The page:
January 13, 2016 - 11:39 pm
The shotgun bucked against my shoulder and the clay target disappeared in cloud of orange and black dust. At that moment, a smile came to my face. Not because the shot was something spectacular — it wasn’t — but because it was the first clay target I have broken since having shoulder surgery in July.
In fact, Saturday was the first time I have shot a gun at all since the surgeon told me to give my right shoulder a rest from shooting for at least six months. So much for hunting season.
During that time, I have learned some important lessons and a lot about myself. For one thing, it has become readily apparent just how right-handed I am. Even simple tasks could be rather arduous to accomplish with my left hand.
Out of necessity, I learned how to cast my fly-rod with my left hand — well, sort of. On our October outing to Utah’s Kolob reservoir, one of my friends hinted that my left-handed cast is something that probably shouldn’t be seen in public. A fact I couldn’t argue with then and probably still can’t, though I did manage to catch some dandy fish on that trip.
Unfortunately, my right-handed cast is now nearly as bad. There is no doubt some rehab work to do in the casting arena and some muscle memory to redevelop. Guess I’ll just have to do a lot of fishing when the ice comes off this spring.
The opportunity to shoot clay targets came during an event to recognize the efforts of Nevada’s volunteer Hunter Education instructors. My sweetheart of nearly 25 years doesn’t shoot a lot, but she does every now and again. Under the tutelage of Don Wood, a longtime Hunter Education instructor, she shot a half box of shells and busted a few clay targets before handing me the 12-gauge over-under with a black synthetic stock.
“It is your turn. You need to shoot,” she said.
With the chamber still empty, I tested the gun’s fit against my repaired right shoulder. On one hand, it felt good to have a gun butt settle in tight against my shoulder for the first time in months, but on the other, it made me quite nervous.
I dropped a shell in the upper chamber, switched the gun to my left shoulder and called “pull.” The clay target flew straight away with only a slight gain in elevation, an easy shot. I swung the gun barrel up, found the target and squeezed the trigger. Then I watched as the clay target safely dropped out of sight. It was a complete miss, but undeterred, I called out again.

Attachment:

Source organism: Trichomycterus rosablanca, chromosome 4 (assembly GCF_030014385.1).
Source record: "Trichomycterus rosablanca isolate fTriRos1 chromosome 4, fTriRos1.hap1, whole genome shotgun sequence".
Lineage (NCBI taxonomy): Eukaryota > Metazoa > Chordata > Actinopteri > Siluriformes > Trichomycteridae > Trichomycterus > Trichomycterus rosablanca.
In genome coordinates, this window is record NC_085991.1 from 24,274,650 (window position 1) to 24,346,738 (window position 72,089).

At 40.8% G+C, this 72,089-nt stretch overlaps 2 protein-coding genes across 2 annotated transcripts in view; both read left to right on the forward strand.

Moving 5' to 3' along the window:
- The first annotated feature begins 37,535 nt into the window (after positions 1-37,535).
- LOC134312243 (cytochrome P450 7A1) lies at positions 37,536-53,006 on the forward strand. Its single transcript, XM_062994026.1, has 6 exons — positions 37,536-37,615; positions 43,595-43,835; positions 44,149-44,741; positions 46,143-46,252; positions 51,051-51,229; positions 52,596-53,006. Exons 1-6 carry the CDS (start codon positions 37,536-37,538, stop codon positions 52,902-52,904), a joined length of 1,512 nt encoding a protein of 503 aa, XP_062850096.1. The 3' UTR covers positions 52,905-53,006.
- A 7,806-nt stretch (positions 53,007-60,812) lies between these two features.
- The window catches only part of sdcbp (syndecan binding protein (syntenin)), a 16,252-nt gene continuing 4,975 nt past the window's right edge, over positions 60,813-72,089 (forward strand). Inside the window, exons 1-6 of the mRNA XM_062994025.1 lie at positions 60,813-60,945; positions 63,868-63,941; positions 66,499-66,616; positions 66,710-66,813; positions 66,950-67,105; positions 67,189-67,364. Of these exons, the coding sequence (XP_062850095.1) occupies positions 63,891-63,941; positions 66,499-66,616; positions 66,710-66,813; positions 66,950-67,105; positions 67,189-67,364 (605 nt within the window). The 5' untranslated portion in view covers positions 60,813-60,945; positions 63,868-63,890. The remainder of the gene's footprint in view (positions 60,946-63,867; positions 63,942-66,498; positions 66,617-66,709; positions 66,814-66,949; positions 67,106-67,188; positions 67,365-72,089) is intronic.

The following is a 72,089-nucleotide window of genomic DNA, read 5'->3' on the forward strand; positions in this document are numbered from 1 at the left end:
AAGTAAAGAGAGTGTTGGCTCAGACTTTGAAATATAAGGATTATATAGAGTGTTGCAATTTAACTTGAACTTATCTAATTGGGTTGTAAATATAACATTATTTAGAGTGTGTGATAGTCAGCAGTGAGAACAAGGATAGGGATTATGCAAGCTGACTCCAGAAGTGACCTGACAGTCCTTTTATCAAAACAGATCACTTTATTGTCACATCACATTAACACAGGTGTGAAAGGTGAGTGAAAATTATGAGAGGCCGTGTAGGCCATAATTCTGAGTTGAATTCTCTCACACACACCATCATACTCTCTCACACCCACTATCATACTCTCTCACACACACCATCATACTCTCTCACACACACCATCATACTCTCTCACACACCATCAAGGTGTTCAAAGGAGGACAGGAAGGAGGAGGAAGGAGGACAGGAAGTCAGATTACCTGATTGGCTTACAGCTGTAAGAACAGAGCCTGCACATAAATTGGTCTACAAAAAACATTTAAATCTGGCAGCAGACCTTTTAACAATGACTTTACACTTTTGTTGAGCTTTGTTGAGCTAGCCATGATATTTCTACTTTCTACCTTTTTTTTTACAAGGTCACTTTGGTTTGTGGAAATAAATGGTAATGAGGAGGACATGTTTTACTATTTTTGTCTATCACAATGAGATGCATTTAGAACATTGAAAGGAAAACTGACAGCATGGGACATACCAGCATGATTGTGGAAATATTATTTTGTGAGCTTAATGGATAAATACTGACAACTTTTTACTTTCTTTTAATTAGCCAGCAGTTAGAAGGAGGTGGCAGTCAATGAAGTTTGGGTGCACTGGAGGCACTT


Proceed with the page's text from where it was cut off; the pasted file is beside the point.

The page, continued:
The gun barked. Another miss. This process repeated for another four or five clay targets, but switching to my right shoulder was out of the question. I already could tell my shoulder wasn’t ready to absorb the shotgun’s direct recoil; the indirect recoil from shooting left-handed was enough for now.
Fighting the temptation to put the shotgun back in the nearby rack, and with my wife’s encouragement, I renewed my focus and called for the clay bird. “Pull.” Though one generally shoots a shotgun with both eyes open, this time I closed my right eye — my dominant eye — and looking down the gun’s barrel found the clay target. Though somewhat awkward, I found the bead near the gun’s muzzle, then the clay target, and squeezed the trigger. The gun barked, the bird shattered and the smile came to my face.
I was having trouble lining up my dominant eye, the gun barrel and the target. To properly focus on the clay target while shooting left-handed, I had to shut down my dominant right eye so I could better focus on the clay bird. And target focus is the key to breaking clay birds.
Oh, well, it looks as if there is something else I just have to add to my practice list. Fly-fishing, bass fishing, clay target shooting …
Freelance writer Doug Nielsen is a conservation educator for the Nevada Department of Wildlife. His “In the Outdoors” column, published Thursday in the Las Vegas Review-Journal, is not affiliated with or endorsed by the NDOW. Any opinions he states in his column are his own. He can be reached at firstname.lastname@example.org.
• The Spring Valley State Park annual Ice Hole Golf Tournament, Saturday and Sunday. Multiple event options are available. For more information, call 775-728-4460.